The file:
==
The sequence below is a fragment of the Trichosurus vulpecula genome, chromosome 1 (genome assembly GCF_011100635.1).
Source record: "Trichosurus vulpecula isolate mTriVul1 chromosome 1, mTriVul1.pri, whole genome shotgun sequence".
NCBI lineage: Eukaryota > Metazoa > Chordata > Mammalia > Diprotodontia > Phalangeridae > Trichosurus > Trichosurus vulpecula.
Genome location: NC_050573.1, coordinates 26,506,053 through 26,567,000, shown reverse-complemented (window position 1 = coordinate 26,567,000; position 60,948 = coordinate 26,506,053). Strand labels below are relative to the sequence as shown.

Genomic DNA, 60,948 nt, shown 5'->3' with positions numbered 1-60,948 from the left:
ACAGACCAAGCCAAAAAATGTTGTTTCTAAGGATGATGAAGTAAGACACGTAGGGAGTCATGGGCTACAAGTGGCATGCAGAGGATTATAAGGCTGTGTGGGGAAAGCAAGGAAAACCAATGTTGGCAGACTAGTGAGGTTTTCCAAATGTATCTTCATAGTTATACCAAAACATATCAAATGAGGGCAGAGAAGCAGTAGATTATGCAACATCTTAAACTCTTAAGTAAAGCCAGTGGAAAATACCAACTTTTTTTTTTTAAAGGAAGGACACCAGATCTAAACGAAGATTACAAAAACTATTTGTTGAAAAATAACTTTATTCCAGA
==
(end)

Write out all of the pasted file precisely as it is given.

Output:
The sequence below is a fragment of the Trichosurus vulpecula genome, chromosome 1 (genome assembly GCF_011100635.1).
Source record: "Trichosurus vulpecula isolate mTriVul1 chromosome 1, mTriVul1.pri, whole genome shotgun sequence".
NCBI lineage: Eukaryota > Metazoa > Chordata > Mammalia > Diprotodontia > Phalangeridae > Trichosurus > Trichosurus vulpecula.
Genome location: NC_050573.1, coordinates 26,506,053 through 26,567,000, shown reverse-complemented (window position 1 = coordinate 26,567,000; position 60,948 = coordinate 26,506,053). Strand labels below are relative to the sequence as shown.

Genomic DNA, 60,948 nt, shown 5'->3' with positions numbered 1-60,948 from the left:
ACAGACCAAGCCAAAAAATGTTGTTTCTAAGGATGATGAAGTAAGACACGTAGGGAGTCATGGGCTACAAGTGGCATGCAGAGGATTATAAGGCTGTGTGGGGAAAGCAAGGAAAACCAATGTTGGCAGACTAGTGAGGTTTTCCAAATGTATCTTCATAGTTATACCAAAACATATCAAATGAGGGCAGAGAAGCAGTAGATTATGCAACATCTTAAACTCTTAAGTAAAGCCAGTGGAAAATACCAACTTTTTTTTTTTAAAGGAAGGACACCAGATCTAAACGAAGATTACAAAAACTATTTGTTGAAAAATAACTTTATTCCAGA